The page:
Hyperdontia observed in primary dentition should alert the clinician to the possibility of hyperdontia in the permanent dentition. A careful radiographic survey of both dental arches will provide the clinician and the parents with a preview of any potential problems likely to develop during the course of the child's growth and development. In case of our patient, supplemental teeth in the primary dentition were not superseded by supplemental teeth in the same location in the permanent dentition.
Although no treatment of supernumerary teeth is recommended in the primary dentition, the parents should be informed of the range of possible consequences to the permanent dentition, even in the absence of radiographs of the affected area. Intraoral radiographs should be taken as soon as possible to allow the dentist to plan for treatment at the appropriate time.
It is essential to clinically and radiographically enumerate and identify supernumerary teeth before development of a treatment plan. If a supplemental tooth is present and erupted, it may be difficult to determine which tooth is supplemental and which is part of the normal dental series. In these circumstances, if both teeth are healthy, it is logical to extract the tooth that is most displaced from the line of the arch, so as to relieve crowding. Orthodontic problems associated with supernumerary teeth can be avoided by early detection and management, which are necessary aspects of preventive dentistry.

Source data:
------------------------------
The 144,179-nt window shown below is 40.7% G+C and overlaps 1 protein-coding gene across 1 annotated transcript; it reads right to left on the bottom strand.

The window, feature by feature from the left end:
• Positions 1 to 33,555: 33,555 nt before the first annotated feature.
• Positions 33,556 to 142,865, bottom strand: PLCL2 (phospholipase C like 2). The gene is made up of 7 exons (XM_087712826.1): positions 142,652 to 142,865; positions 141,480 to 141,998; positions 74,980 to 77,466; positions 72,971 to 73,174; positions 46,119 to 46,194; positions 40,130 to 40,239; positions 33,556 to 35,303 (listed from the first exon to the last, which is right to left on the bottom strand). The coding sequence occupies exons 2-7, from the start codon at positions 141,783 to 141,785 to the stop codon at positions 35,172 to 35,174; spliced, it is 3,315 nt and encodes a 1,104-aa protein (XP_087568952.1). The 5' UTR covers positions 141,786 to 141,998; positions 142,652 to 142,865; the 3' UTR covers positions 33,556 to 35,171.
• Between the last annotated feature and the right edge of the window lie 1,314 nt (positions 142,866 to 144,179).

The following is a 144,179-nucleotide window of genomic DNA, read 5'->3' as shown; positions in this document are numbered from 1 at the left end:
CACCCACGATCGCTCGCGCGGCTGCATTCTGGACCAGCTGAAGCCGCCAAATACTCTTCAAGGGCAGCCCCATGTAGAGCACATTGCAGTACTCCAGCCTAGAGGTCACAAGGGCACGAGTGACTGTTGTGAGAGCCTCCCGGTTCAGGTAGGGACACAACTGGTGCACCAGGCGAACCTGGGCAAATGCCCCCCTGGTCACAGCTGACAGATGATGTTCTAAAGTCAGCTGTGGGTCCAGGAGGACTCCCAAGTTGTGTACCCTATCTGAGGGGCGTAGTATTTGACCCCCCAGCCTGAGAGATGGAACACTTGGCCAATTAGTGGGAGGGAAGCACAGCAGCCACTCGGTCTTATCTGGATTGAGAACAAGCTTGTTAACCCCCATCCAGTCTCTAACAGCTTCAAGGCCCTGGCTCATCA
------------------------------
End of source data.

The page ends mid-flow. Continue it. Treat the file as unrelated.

| Conclusion|| |
The decision on proceeding with the treatment of supernumerary teeth should be based on the full clinical picture, interview and past dental history. Early detection of supernumerary teeth and treatment should be done to avoid or reduce potential complications. The future research can be aimed at evaluating the arch length in patients with supernumerary teeth so as to see and confirm the effect of number of teeth on the development of jaw bone.
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[Figure 1], [Figure 2], [Figure 3], [Figure 4], [Figure 5]